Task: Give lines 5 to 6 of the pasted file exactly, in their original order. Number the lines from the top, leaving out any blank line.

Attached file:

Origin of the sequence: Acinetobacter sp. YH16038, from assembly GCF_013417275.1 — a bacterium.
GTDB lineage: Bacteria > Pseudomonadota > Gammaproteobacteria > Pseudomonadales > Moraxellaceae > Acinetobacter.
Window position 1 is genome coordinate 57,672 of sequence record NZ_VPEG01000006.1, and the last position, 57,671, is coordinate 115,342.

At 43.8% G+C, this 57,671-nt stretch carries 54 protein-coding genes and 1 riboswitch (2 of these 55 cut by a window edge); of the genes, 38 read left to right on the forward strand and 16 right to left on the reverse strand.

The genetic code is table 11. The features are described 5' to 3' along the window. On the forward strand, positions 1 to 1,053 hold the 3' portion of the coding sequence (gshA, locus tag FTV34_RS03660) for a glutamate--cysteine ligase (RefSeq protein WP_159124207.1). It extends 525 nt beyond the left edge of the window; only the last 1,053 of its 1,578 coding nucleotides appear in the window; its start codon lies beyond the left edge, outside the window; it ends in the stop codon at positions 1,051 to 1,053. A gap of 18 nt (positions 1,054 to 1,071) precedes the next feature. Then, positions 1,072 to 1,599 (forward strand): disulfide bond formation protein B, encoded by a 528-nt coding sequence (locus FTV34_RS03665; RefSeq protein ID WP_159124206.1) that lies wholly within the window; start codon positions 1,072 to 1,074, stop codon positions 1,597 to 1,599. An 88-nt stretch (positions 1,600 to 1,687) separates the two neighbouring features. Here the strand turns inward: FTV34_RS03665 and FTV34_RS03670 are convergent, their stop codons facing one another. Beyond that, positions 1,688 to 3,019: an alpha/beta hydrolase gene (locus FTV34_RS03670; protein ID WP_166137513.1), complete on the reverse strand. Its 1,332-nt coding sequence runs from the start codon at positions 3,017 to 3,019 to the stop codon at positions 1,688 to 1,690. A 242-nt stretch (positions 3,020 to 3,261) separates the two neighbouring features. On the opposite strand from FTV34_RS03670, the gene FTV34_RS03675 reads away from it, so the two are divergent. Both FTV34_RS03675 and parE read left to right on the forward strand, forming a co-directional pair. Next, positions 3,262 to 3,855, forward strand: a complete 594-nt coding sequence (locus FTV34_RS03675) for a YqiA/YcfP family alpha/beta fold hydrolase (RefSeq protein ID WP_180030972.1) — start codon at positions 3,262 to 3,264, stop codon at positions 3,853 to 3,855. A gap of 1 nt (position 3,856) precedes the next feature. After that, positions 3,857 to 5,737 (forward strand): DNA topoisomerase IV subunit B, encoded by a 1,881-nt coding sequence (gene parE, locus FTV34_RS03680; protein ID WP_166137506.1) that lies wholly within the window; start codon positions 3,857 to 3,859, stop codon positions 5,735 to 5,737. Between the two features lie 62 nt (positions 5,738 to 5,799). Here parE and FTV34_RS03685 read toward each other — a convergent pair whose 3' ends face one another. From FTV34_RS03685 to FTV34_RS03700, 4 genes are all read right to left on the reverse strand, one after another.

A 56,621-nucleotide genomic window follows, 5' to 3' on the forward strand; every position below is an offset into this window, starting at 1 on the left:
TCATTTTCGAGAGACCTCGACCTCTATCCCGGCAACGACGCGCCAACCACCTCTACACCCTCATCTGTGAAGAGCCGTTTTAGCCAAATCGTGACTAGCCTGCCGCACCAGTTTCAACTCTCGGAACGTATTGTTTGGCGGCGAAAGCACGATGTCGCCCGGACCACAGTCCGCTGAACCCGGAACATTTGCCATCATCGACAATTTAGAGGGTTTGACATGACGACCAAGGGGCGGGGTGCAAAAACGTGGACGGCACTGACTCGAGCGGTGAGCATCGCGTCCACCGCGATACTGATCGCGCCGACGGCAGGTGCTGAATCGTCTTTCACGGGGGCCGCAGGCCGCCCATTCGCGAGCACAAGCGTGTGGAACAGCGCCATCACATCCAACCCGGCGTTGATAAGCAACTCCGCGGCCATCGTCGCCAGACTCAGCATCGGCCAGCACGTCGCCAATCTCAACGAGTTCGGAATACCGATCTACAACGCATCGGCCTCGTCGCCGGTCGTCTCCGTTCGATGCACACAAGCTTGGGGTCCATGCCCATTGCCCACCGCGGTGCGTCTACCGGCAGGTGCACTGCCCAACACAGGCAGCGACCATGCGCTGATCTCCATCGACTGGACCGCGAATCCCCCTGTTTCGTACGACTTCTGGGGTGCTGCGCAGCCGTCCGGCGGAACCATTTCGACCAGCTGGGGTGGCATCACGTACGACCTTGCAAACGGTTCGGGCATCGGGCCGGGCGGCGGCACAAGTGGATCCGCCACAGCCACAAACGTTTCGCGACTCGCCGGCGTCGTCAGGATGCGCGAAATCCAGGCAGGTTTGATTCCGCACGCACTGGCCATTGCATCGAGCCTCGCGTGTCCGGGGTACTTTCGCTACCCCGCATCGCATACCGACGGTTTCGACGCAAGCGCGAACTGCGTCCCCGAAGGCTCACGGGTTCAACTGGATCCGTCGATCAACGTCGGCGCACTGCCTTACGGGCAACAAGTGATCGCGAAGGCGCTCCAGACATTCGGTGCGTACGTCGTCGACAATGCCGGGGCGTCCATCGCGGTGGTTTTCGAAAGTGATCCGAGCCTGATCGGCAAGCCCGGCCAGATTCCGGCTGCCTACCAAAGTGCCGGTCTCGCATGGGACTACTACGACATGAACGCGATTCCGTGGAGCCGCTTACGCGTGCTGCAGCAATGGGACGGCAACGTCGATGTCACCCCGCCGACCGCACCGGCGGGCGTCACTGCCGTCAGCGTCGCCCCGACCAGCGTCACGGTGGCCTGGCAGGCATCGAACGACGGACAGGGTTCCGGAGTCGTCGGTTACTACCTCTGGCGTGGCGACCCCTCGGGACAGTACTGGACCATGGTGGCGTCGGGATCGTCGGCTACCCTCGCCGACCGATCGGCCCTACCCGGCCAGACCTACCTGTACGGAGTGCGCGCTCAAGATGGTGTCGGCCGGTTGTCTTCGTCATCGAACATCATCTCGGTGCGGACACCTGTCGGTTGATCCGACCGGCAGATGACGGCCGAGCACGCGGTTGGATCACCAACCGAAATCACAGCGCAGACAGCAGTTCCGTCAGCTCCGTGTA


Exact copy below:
The genetic code is table 11. The features are described 5' to 3' along the window. On the forward strand, positions 1 to 1,053 hold the 3' portion of the coding sequence (gshA, locus tag FTV34_RS03660) for a glutamate--cysteine ligase (RefSeq protein WP_159124207.1). It extends 525 nt beyond the left edge of the window; only the last 1,053 of its 1,578 coding nucleotides appear in the window; its start codon lies beyond the left edge, outside the window; it ends in the stop codon at positions 1,051 to 1,053. A gap of 18 nt (positions 1,054 to 1,071) precedes the next feature. Then, positions 1,072 to 1,599 (forward strand): disulfide bond formation protein B, encoded by a 528-nt coding sequence (locus FTV34_RS03665; RefSeq protein ID WP_159124206.1) that lies wholly within the window; start codon positions 1,072 to 1,074, stop codon positions 1,597 to 1,599. An 88-nt stretch (positions 1,600 to 1,687) separates the two neighbouring features. Here the strand turns inward: FTV34_RS03665 and FTV34_RS03670 are convergent, their stop codons facing one another. Beyond that, positions 1,688 to 3,019: an alpha/beta hydrolase gene (locus FTV34_RS03670; protein ID WP_166137513.1), complete on the reverse strand. Its 1,332-nt coding sequence runs from the start codon at positions 3,017 to 3,019 to the stop codon at positions 1,688 to 1,690. A 242-nt stretch (positions 3,020 to 3,261) separates the two neighbouring features. On the opposite strand from FTV34_RS03670, the gene FTV34_RS03675 reads away from it, so the two are divergent. Both FTV34_RS03675 and parE read left to right on the forward strand, forming a co-directional pair. Next, positions 3,262 to 3,855, forward strand: a complete 594-nt coding sequence (locus FTV34_RS03675) for a YqiA/YcfP family alpha/beta fold hydrolase (RefSeq protein ID WP_180030972.1) — start codon at positions 3,262 to 3,264, stop codon at positions 3,853 to 3,855. A gap of 1 nt (position 3,856) precedes the next feature. After that, positions 3,857 to 5,737 (forward strand): DNA topoisomerase IV subunit B, encoded by a 1,881-nt coding sequence (gene parE, locus FTV34_RS03680; protein ID WP_166137506.1) that lies wholly within the window; start codon positions 3,857 to 3,859, stop codon positions 5,735 to 5,737. Between the two features lie 62 nt (positions 5,738 to 5,799). Here parE and FTV34_RS03685 read toward each other — a convergent pair whose 3' ends face one another. From FTV34_RS03685 to FTV34_RS03700, 4 genes are all read right to left on the reverse strand, one after another.

A 56,621-nucleotide genomic window follows, 5' to 3' on the forward strand; every position below is an offset into this window, starting at 1 on the left: